Revanche

"Excellent"

Revanche Review


We see the man, Alex (Johannes Krisch), from the beginning, capable of violence but with a discernable gentleness. He's in love with Tamara (Irina Potapenko), a Ukrainian woman. They both work for an overweight pimp: He as muscle, she as a prostitute. He needs eighty grand to buy into a bar; she's thirty grand in debt as it is. His plan is to rob a bank, marry her, and live out the rest of his days as a bartender.

Then we meet another man, Robert (Andreas Lust), a cop with a wife named Susanne (Ursula Strauss). They live in a nice house out in the country and the wife goes to church with the old man up the street. He wants to get his wife pregnant but it is seemingly impossible. One day, he is held up at gunpoint while a robber gets away, but he gets off a few shots as the robber drives away. The robber is Alex, and one of the policeman's bullets hits and kills Tamara.

The way Götz Spielmann's spellbinding Revanche, which translates to "Revenge," reveals itself never feels deliberate. There are images throughout its two-hour span that are simple and devastating, reminiscent of the visions that Austria, Spielmann's home country, has brought to the screen in the last decade, yet it never feels contrived. Spielmann, who has done most of his work in television, opens the film with the image of rippling water and the film's aesthetic is very much an extension of that image: actions and reactions but never a glimpse at the murk below.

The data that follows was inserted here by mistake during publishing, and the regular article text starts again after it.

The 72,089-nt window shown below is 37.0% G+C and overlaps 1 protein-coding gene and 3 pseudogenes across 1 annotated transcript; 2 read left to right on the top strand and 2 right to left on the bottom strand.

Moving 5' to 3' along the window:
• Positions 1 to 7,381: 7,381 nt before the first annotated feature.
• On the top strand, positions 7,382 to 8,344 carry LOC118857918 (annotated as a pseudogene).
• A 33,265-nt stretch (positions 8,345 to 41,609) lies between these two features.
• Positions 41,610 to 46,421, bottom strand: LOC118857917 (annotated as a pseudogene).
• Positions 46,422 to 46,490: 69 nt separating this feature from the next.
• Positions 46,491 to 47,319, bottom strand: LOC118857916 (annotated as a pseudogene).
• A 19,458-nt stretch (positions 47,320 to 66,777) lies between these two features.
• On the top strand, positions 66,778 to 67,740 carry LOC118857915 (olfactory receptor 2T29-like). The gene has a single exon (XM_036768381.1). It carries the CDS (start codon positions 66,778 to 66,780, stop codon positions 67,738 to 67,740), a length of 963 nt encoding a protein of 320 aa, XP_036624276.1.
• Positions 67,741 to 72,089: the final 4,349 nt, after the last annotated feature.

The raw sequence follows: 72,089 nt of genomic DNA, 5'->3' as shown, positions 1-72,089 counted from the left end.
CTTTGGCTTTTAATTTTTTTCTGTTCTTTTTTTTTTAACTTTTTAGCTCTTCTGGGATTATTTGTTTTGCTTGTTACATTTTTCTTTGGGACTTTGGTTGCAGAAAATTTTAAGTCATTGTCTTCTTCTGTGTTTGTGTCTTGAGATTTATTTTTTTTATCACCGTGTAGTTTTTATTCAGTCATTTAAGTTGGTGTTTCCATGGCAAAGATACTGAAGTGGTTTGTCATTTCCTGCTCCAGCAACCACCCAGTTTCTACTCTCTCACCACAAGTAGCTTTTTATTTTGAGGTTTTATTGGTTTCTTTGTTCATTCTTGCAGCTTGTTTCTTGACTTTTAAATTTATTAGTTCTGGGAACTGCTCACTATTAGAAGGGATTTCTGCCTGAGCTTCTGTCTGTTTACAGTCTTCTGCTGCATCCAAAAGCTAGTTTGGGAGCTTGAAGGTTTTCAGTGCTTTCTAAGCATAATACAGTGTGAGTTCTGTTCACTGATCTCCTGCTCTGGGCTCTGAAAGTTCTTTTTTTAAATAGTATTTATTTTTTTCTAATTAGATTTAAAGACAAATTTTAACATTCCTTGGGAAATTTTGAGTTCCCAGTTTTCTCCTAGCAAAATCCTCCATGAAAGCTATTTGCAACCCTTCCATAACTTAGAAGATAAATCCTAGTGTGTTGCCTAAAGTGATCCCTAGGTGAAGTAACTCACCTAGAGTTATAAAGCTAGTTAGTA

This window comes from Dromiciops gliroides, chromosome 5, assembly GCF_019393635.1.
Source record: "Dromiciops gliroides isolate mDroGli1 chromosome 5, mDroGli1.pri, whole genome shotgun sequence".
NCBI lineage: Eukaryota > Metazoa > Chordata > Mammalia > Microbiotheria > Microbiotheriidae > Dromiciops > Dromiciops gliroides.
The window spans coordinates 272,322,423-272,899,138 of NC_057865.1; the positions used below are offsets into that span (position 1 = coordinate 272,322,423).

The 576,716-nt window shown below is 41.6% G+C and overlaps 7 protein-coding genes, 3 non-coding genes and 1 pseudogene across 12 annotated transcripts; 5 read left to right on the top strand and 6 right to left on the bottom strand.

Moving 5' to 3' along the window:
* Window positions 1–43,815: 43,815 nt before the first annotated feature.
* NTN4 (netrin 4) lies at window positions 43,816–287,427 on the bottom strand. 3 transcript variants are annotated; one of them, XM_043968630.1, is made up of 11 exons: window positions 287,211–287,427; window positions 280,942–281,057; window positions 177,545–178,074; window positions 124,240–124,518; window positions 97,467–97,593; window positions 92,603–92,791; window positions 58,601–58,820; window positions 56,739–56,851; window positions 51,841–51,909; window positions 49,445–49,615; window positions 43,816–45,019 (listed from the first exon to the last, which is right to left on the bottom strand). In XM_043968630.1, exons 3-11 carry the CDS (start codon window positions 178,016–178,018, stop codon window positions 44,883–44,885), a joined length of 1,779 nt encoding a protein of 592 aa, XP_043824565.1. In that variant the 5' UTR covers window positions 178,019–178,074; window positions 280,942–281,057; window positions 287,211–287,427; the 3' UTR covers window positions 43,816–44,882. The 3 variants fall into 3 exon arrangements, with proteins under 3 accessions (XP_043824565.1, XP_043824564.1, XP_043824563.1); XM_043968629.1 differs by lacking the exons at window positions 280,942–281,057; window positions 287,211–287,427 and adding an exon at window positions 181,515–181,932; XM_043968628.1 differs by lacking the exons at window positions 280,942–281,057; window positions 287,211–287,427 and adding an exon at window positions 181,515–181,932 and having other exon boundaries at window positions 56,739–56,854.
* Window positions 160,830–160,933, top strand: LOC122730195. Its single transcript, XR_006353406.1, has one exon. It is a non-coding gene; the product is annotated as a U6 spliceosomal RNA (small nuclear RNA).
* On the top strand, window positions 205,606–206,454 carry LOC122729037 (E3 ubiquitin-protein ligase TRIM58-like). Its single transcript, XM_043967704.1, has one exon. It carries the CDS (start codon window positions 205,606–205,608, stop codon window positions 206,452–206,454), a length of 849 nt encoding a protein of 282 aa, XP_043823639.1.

In composition, the film is all parallels, repetition, and mirror images. Part Christian parable and part pulp revenge story, it litters its landscape with signs of the cross and fetishizes the act of Alex sawing wood. Returning to his grandfather's house to lie low, Alex finds himself with a reincarnated version of Tamara in Susanne, who flirts carelessly with him.

As tension builds, Revanche hints at an act of violence but never fully embraces it. That is, at least not in the way you expect it to. There is one cathartic act of lustful carnality that happens about halfway through the movie and then once more off-screen. Oddly, the act both diffuses and intensifies the emotions that Spielmann and his cast have allowed to be drawn out and breathe over the film's two hours. There is very little new about the story, but it has an eerie rhythm both to its movement and composition that transfixes you with the slightest raise of the chest or placement of an arm.

An existential parry to Todd Field's magnificent In the Bedroom and, maybe, David Cronenberg's towering A History of Violence, Revanche is one of the best films to come out of Austria this decade, filled with the same drifting solemnity on which Our Daily Bread and the criminally unreleased Import/Export were built. It takes us until the film's final measures to see the skipped stone that caused the ripples in the water as Alex and Robert talk to each other for the first and last time. But in actuality, they have been communicating through what they do and how they treat Susanne. One man has been seeking her comfort and pity; the other has been distant and blunt with her. In the end, all three characters seem to get what they want, but only Susanne seems to know the cost.

Bobby Flay's new restaurant is nothing if not unique.



Revanche

Facts and Figures

Run time: 121 mins

In Theaters: Friday 16th May 2008

Distributed by: Janus Films

Reviews

Contactmusic.com: 4 / 5

Rotten Tomatoes: 96%
Fresh: 79 Rotten: 3

IMDB: 7.6 / 10

Cast & Crew

Director: Götz Spielmann

Producer: Götz Spielmann, Sandra Bohle, Mathias Forberg, Heinz Stussak

Starring: Johannes Krisch as Alex, Irina Potapenko as Tamara, Michael-Joachim Heiss as Tagportier, Andreas Lust as Robert, Hanno Pöschl as Konecny, Ursula Strauss as Susanne, Johannes Thanheiser as Der Alte

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